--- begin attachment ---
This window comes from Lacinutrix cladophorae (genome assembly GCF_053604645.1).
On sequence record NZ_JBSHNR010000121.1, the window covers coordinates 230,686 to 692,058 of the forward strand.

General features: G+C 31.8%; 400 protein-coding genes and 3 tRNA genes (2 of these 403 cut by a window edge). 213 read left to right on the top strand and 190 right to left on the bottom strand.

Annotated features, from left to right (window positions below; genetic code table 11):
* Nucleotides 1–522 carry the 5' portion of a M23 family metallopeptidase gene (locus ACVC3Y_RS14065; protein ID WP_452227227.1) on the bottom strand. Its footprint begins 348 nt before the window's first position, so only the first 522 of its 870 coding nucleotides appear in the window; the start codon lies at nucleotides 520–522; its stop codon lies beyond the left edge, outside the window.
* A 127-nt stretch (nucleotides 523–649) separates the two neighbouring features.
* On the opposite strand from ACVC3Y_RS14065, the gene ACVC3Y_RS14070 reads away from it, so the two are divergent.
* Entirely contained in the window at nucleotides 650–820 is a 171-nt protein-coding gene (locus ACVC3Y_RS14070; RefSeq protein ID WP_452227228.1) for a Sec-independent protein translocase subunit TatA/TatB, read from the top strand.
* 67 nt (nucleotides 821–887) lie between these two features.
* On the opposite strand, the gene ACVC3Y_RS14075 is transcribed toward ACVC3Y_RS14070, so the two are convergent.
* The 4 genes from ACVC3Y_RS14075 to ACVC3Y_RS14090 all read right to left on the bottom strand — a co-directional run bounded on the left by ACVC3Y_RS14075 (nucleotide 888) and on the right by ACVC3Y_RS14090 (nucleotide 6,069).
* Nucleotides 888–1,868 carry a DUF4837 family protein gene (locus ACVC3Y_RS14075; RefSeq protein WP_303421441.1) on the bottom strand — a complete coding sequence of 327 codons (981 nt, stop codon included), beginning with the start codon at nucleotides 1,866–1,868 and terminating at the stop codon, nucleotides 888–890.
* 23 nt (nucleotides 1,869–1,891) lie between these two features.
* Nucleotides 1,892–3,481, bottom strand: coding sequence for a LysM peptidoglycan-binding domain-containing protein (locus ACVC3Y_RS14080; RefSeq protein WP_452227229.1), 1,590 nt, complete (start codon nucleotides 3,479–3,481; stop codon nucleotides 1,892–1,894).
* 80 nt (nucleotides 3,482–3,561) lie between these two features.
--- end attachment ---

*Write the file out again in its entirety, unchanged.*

This window comes from Lacinutrix cladophorae (genome assembly GCF_053604645.1).
On sequence record NZ_JBSHNR010000121.1, the window covers coordinates 230,686 to 692,058 of the forward strand.

General features: G+C 31.8%; 400 protein-coding genes and 3 tRNA genes (2 of these 403 cut by a window edge). 213 read left to right on the top strand and 190 right to left on the bottom strand.

Annotated features, from left to right (window positions below; genetic code table 11):
* Nucleotides 1–522 carry the 5' portion of a M23 family metallopeptidase gene (locus ACVC3Y_RS14065; protein ID WP_452227227.1) on the bottom strand. Its footprint begins 348 nt before the window's first position, so only the first 522 of its 870 coding nucleotides appear in the window; the start codon lies at nucleotides 520–522; its stop codon lies beyond the left edge, outside the window.
* A 127-nt stretch (nucleotides 523–649) separates the two neighbouring features.
* On the opposite strand from ACVC3Y_RS14065, the gene ACVC3Y_RS14070 reads away from it, so the two are divergent.
* Entirely contained in the window at nucleotides 650–820 is a 171-nt protein-coding gene (locus ACVC3Y_RS14070; RefSeq protein ID WP_452227228.1) for a Sec-independent protein translocase subunit TatA/TatB, read from the top strand.
* 67 nt (nucleotides 821–887) lie between these two features.
* On the opposite strand, the gene ACVC3Y_RS14075 is transcribed toward ACVC3Y_RS14070, so the two are convergent.
* The 4 genes from ACVC3Y_RS14075 to ACVC3Y_RS14090 all read right to left on the bottom strand — a co-directional run bounded on the left by ACVC3Y_RS14075 (nucleotide 888) and on the right by ACVC3Y_RS14090 (nucleotide 6,069).
* Nucleotides 888–1,868 carry a DUF4837 family protein gene (locus ACVC3Y_RS14075; RefSeq protein WP_303421441.1) on the bottom strand — a complete coding sequence of 327 codons (981 nt, stop codon included), beginning with the start codon at nucleotides 1,866–1,868 and terminating at the stop codon, nucleotides 888–890.
* 23 nt (nucleotides 1,869–1,891) lie between these two features.
* Nucleotides 1,892–3,481, bottom strand: coding sequence for a LysM peptidoglycan-binding domain-containing protein (locus ACVC3Y_RS14080; RefSeq protein WP_452227229.1), 1,590 nt, complete (start codon nucleotides 3,479–3,481; stop codon nucleotides 1,892–1,894).
* 80 nt (nucleotides 3,482–3,561) lie between these two features.